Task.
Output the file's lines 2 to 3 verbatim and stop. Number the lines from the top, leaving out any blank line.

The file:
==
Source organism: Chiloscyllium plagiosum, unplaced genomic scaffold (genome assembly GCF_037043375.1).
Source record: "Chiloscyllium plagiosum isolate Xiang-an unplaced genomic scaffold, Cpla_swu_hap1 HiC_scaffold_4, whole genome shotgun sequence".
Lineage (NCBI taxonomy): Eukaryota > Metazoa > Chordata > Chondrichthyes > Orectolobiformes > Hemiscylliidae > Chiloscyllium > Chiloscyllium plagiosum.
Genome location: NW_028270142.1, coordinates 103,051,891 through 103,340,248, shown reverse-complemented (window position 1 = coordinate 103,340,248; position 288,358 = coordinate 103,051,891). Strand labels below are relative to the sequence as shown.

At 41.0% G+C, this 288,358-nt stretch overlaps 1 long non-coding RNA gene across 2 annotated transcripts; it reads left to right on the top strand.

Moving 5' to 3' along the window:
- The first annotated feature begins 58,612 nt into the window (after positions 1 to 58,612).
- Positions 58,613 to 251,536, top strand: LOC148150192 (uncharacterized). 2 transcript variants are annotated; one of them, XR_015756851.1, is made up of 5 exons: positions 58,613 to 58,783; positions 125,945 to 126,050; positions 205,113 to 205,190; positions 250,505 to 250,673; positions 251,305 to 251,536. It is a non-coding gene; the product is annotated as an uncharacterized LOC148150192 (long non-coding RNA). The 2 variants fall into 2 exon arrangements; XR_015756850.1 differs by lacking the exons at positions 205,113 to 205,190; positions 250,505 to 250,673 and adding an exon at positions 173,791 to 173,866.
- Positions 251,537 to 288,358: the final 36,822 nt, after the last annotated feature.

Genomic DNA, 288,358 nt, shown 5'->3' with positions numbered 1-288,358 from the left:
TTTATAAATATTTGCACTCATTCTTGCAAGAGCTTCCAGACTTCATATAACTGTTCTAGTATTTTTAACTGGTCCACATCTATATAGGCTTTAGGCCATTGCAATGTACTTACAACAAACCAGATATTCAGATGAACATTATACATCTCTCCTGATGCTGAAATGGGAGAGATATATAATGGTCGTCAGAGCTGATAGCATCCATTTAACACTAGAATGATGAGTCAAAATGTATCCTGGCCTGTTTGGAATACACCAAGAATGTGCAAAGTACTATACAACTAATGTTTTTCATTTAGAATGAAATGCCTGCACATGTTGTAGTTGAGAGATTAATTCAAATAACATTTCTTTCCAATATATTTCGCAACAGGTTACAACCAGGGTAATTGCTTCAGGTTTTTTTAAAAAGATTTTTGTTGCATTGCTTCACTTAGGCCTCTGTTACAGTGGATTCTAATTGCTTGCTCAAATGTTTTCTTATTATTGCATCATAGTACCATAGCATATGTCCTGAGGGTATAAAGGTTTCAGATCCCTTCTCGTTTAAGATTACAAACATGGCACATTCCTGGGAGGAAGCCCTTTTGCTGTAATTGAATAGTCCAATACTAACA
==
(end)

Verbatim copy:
Source record: "Chiloscyllium plagiosum isolate Xiang-an unplaced genomic scaffold, Cpla_swu_hap1 HiC_scaffold_4, whole genome shotgun sequence".
Lineage (NCBI taxonomy): Eukaryota > Metazoa > Chordata > Chondrichthyes > Orectolobiformes > Hemiscylliidae > Chiloscyllium > Chiloscyllium plagiosum.